Military posters are designed to be highly visible in public spaces. They become iconic images for those who remember wars as well as objects for generations of collectors and history enthusiasts. Black Bodies in Propaganda: The Art of the War Poster, a current exhibition at the Penn Museum, examines how images—primarily of African and African-American men—were used to mobilize Africans and African Americans in times of war.
Our exhibition presents a unique group of posters, all from my personal collection assembled over many years. Each poster was produced either to encourage Africans and African Americans to support societies in which they were second-class citizens or to vilify the humanity of the black soldier. The posters in the exhibition are complemented by archival footage, a related episode of Public Broadcasting’s History Detectives, and a few artifacts from the Penn Museum’s African collection.
Using non-citizens as soldiers is an old practice, having its roots in ancient Turkey, Egypt, and the Roman Empire. The paradox of inviting African and African American soldiers to fight for governments under which they were subjugated did not correspond with the ideas of democracy. Democracy made it difficult, in fact, hypocritical, for the great nations of Europe and the United States to both deny full citizenship and invite the subjugated peoples to fight in preserving the Nation.
Our story begins with Civil War images of African Americans participating or being recruited to participate in a military effort that would redefine citizenship and democracy. During the Civil War, President Abraham Lincoln dispatched Louis Kurz to develop artistic representations of the principle battles of the war. This effort resulted in 36 lithographic posters of battle scenes and some of the first public images of the battlefields issued after the end of the war. Several of these posters, representing battles in which African Americans fought, are included in the exhibition.
In the 1800s, Europeans controlled over 35% of the Earth’s landmasses; between 1878 and 1914, during the period of “new imperialism,” this jumped to over 85%. The principle site of this expansion was Africa. The exhibition covers this period of new imperialism by providing a number of posters glorifying the European victories in the wars of colonial domination as well as posters used to recruit Africans to join the colonial military effort. Like Jim Crow in the United States, colonialism in Africa rendered blackness as synonymous with second-class citizenship. This second-class status was not typically shown in a positive light. Hence, the propagandistic nature of the posters denied the social practices that created the second-class citizenship, both in the United States and Africa.
World War I was known as the “war to end all wars.” However, many people in the United States were opposed to getting involved in what they viewed as Europe’s war. In fact, Woodrow Wilson was re-elected on the basis of his promise to keep the United States out of the war. As war became inevitable, posters were used to help turn around public opinion. The government, once again, utilized the talents of artists to develop this pictorial publicity, to transform and mobilize America.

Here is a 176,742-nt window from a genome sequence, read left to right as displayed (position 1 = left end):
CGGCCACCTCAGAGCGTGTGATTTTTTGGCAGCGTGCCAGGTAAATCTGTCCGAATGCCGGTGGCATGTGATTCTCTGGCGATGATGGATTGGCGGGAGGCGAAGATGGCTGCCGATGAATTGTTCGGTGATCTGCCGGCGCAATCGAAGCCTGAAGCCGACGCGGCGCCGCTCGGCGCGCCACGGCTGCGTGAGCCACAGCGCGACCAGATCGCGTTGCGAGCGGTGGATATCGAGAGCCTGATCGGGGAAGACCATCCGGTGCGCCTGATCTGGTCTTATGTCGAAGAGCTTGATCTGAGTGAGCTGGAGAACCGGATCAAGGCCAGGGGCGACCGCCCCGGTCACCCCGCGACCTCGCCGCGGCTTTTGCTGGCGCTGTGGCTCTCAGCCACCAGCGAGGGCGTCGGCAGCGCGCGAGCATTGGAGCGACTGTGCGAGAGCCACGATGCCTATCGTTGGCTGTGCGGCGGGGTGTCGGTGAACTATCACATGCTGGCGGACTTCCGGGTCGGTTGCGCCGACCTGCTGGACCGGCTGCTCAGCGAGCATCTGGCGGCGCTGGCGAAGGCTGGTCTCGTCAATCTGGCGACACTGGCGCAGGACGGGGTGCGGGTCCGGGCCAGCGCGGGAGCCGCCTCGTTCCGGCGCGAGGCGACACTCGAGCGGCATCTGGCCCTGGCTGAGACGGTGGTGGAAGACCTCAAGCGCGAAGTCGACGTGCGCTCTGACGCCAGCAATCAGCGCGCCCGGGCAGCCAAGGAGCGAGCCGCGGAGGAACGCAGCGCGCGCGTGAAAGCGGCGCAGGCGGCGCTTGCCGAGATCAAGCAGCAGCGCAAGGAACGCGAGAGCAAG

Both colonialism and the practices of Jim Crow provided justification for the social practices that prevented the spread of social, political, and economic equality throughout Africa and the African diaspora, including the United States of America. So it is not surprising that some of the American posters during World War I take advantage of Abraham Lincoln as a pivotal figure and often exhort the recruits or potential recruits to act under the moral guidance of Lincoln. Likewise, World War I era African posters included in this exhibition entice the African to become part of the military effort while exoticizing African customs, African community, and African desires.
The Civil War in the United States was fought about the abolition of slavery, providing an opportunity to redefine democracy and the meaning of citizenship. During World War I, the idea of preserving democratic interaction among the modern states was paramount. And World War II not only raised the issues of democracy and citizenship, but also challenged the entire world to redefine its notions of race. At the conclusion of World War II, there were many who called for the elimination of every vestige of racial injustice. So strong was this movement, that in 1948, Eleanor Roosevelt found herself proclaiming the Universal Declaration of Human Rights before the United Nations. Consistent with these changes in international thought, the Independence Movement was born in Asia and Africa. The Chinese and Russian posters included in our exhibition supported African Independence and the Civil Rights movement in the United States, calling for an end to racial tyranny.
By the close of World War II, the war poster had become a principle form of activism and engagement in the world. These military posters represented a visual dialogue of cultures, addressing the social status of Africans and African Americans. Some of these posters serve as a confirmation of the humanity of the black bodies depicted therein. This social fact is further confirmed when we look at the film and poster images which represented the black body as a savage, as in the case of A Birth of a Nation and the Italian Fascist poster “The 2 Dollar Venus.” The overtly racist depictions of the African body during the Civil War and World War II were efforts to maintain the racial status quo. From this perspective, recruitment posters as well as those created for the glorification of black participation in war were clear challenges to prevailing views. The racial practices in Africa and the United States were based on denying citizenship to those very people who were depicted on the posters as saving the world.